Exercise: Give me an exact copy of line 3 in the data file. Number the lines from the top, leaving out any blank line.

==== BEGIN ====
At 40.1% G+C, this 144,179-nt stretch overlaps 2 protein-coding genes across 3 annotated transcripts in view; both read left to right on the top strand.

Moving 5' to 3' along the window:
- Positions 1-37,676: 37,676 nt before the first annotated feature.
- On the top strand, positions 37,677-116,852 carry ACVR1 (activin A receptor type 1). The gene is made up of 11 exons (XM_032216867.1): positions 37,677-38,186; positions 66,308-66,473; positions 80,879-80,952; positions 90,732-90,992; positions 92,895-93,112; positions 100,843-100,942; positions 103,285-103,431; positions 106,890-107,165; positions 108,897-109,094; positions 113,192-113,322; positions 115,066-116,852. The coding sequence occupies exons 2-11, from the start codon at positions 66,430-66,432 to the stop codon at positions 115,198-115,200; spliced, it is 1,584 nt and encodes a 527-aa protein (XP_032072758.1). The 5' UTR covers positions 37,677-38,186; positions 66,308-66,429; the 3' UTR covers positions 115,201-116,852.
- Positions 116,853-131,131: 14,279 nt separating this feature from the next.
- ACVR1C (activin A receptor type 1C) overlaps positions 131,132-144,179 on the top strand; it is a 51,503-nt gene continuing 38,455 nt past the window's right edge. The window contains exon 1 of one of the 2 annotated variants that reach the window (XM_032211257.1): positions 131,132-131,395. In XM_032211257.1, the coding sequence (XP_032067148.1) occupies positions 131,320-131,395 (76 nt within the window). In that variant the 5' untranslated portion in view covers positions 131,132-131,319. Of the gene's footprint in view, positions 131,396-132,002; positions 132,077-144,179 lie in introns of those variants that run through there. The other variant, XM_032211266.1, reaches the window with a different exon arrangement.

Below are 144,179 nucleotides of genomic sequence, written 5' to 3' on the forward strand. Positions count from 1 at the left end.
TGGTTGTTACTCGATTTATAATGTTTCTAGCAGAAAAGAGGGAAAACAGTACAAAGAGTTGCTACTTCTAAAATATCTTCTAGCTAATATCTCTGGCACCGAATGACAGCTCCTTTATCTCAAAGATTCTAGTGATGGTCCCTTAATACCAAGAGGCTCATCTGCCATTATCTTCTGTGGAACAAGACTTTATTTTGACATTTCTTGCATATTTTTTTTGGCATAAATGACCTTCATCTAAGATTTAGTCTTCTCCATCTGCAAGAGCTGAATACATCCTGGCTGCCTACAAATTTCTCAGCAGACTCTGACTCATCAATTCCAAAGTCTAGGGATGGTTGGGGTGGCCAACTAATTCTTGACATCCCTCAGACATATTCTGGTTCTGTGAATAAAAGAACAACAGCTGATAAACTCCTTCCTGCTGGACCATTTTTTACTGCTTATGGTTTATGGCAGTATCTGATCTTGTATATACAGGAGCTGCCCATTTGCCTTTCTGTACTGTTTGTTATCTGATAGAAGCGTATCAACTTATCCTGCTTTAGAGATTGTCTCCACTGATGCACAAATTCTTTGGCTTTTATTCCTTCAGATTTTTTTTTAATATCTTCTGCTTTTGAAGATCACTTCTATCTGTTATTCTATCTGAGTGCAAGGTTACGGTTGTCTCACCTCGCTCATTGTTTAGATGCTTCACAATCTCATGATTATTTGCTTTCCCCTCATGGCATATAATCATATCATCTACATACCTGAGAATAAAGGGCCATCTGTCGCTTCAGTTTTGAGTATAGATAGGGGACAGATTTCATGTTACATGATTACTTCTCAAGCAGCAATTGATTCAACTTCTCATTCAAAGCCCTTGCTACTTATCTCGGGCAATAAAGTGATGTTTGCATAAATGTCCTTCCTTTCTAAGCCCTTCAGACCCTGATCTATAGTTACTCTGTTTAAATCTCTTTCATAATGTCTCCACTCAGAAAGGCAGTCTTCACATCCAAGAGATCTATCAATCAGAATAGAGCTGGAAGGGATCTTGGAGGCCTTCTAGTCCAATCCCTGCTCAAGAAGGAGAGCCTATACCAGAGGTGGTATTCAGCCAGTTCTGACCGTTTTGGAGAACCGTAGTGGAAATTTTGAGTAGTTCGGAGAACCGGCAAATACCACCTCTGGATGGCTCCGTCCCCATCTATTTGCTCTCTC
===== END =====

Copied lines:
- Positions 1-37,676: 37,676 nt before the first annotated feature.